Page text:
Area firefighters learn skills to save lives with trench rescue training
When a trench collapses with a person in it, officials say the weight of the soil on their body can be as heavy as a car.
LOUISVILLE, Ky. (WDRB) -- Firefighters from several area agencies spent 50 hours training this week on how to rescue a person from a collapsed trench.
On the last day of training, dozens of firefighters surrounded the training trench with on goal: safely and efficiently save the “victim” inside. But that is often easier said than done.
“There is nothing about trench rescue that is quick, fast or easy,” said Jefferson County Special Operations Training Chief Jeremy Urekew.
Urekew trained more than 30 firefighters this week on the rescue efforts. He said the first thing rescuers need to understand is the soil they're working with.
“If you're looking at the weight of soil, we're talking about a four-by-four cubic block of soil that's collapsed in the trench, (that) could weigh as much as a sedan,” Urekew said.
From there, it’s all about building an intricate protection system to shore up the walls.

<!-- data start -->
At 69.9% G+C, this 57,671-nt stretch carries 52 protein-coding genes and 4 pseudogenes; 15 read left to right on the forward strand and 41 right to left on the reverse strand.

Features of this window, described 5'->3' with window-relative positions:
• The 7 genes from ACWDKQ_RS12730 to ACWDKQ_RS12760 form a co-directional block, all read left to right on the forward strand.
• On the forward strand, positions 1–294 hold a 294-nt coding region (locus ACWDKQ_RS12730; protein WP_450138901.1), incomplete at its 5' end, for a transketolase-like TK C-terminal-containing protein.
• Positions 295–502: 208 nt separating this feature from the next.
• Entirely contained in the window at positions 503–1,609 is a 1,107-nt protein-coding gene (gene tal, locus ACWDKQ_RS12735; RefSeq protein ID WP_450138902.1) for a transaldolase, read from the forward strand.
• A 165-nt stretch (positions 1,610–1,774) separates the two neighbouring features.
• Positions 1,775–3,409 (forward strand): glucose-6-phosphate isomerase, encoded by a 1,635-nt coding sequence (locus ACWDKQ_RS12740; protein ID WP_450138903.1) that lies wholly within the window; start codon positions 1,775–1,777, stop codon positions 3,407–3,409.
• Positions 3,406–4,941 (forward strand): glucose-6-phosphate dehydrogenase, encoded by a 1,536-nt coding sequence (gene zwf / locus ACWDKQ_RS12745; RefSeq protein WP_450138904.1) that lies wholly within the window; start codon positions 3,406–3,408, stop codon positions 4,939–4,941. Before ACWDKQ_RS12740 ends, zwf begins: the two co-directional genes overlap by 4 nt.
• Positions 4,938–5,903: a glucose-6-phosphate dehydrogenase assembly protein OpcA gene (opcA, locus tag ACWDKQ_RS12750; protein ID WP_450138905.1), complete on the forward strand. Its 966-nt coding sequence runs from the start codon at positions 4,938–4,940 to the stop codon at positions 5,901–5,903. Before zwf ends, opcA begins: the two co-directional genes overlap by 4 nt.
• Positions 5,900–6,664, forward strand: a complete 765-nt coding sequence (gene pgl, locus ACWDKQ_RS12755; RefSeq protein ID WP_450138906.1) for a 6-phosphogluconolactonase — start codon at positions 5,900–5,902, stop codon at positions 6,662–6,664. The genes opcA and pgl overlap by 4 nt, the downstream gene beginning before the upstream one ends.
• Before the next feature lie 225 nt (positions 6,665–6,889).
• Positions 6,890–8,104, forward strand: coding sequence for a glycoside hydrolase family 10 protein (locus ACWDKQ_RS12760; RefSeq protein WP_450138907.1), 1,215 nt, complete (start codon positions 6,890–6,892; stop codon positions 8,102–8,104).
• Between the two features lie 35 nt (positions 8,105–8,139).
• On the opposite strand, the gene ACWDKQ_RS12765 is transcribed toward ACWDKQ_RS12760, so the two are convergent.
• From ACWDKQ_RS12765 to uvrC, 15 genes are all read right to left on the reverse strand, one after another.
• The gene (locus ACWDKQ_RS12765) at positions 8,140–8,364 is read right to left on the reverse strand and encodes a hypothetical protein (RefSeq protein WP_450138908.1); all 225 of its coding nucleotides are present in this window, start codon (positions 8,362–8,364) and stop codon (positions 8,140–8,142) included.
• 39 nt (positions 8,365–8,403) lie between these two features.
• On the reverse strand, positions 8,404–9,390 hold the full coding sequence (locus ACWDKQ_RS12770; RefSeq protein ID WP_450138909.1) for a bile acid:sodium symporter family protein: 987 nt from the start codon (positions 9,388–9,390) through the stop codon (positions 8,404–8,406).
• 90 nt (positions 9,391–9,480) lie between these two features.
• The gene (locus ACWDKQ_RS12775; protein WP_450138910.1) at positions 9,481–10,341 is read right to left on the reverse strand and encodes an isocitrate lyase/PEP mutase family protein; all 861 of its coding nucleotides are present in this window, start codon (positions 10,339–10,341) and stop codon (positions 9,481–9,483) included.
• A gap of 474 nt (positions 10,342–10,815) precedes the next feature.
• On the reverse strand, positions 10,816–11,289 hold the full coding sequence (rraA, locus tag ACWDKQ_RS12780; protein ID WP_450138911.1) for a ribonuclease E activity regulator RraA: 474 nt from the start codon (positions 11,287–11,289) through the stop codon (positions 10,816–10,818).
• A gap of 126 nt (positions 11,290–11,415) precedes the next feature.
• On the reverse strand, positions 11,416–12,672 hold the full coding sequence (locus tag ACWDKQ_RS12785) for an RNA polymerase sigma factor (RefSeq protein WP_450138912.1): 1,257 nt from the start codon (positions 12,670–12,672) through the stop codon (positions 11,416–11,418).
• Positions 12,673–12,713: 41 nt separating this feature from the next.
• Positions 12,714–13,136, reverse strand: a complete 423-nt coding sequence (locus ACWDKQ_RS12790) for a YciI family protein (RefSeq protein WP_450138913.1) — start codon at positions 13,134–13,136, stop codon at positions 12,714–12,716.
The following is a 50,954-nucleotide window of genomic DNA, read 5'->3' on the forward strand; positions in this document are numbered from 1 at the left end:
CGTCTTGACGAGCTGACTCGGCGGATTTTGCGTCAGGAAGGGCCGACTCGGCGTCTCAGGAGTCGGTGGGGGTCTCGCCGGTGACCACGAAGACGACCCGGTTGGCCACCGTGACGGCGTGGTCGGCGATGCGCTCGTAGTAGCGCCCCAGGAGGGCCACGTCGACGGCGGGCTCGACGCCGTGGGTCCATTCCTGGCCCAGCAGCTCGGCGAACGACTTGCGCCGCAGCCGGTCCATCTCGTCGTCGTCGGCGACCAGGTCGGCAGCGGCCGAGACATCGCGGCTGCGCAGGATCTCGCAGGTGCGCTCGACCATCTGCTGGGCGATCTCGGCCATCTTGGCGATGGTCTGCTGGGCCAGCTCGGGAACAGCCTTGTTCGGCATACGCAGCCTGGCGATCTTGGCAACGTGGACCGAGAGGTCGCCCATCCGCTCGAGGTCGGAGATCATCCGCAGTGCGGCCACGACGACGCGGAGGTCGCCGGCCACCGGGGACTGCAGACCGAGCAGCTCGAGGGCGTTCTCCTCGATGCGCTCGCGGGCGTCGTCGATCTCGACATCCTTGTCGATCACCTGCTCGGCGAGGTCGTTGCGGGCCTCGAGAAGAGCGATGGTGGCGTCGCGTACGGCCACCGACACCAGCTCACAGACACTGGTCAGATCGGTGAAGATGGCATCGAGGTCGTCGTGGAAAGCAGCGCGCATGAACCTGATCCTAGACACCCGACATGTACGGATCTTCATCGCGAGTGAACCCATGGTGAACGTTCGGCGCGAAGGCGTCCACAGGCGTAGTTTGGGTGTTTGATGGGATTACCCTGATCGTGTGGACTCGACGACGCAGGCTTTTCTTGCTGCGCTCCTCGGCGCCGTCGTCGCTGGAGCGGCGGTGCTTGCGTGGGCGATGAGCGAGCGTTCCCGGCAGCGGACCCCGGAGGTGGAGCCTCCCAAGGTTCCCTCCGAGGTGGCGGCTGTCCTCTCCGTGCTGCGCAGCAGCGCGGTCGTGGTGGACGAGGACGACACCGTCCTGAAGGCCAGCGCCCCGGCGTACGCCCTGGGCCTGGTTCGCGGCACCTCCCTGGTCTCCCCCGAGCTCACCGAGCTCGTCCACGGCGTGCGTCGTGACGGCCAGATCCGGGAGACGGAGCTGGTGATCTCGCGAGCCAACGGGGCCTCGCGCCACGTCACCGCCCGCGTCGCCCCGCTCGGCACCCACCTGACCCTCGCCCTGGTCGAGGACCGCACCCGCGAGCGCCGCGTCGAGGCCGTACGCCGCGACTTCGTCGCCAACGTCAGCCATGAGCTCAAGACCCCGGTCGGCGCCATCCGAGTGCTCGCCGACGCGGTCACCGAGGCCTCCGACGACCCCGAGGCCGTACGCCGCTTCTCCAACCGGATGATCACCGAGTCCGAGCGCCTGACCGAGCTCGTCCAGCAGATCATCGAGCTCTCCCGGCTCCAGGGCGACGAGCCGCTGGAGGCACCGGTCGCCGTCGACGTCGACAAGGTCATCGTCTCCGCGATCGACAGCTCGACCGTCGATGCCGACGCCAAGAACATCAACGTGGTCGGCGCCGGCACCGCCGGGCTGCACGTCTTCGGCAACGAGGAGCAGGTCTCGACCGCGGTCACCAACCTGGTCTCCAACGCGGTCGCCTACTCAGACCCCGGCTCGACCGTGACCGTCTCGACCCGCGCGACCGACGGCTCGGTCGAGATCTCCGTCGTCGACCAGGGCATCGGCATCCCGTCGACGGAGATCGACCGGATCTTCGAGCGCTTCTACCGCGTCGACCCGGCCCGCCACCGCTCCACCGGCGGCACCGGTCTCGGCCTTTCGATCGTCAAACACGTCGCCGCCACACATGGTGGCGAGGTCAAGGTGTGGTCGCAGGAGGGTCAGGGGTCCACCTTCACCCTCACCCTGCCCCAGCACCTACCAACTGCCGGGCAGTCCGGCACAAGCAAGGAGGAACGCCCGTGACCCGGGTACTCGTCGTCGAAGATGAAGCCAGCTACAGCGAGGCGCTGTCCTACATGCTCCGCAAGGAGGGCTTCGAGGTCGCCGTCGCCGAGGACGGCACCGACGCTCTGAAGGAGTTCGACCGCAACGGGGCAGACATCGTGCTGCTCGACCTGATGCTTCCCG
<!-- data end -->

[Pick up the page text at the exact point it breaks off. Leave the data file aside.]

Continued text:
“A lot of would-be rescuers would enter a trench after it's collapsed, and a person's been trapped, and then a secondary collapse will happen and cause that person to be trapped as well,” Urekew said.
“We have to make sure that we're protected, so we have to shore up walls, make sure it doesn't collapse on us, and then we have to set up a pulley system,” firefighter JT Alexander said.
Next, the focus is the victim who may even need treatment while crews are still digging them out.
“Whether that be from a medical emergency, being pinned by a piece of concrete or soil that's actually collapsed on the victim,” Urekew said.
Sometimes rescues take 20 minutes. Other times it takes much longer.
“Sometimes we're always fighting the clock,” Urekew said. “But it's a team effort. It truly is the epitome of a team effort.”
Officials said, on average, trench rescues happen a couple times a year.
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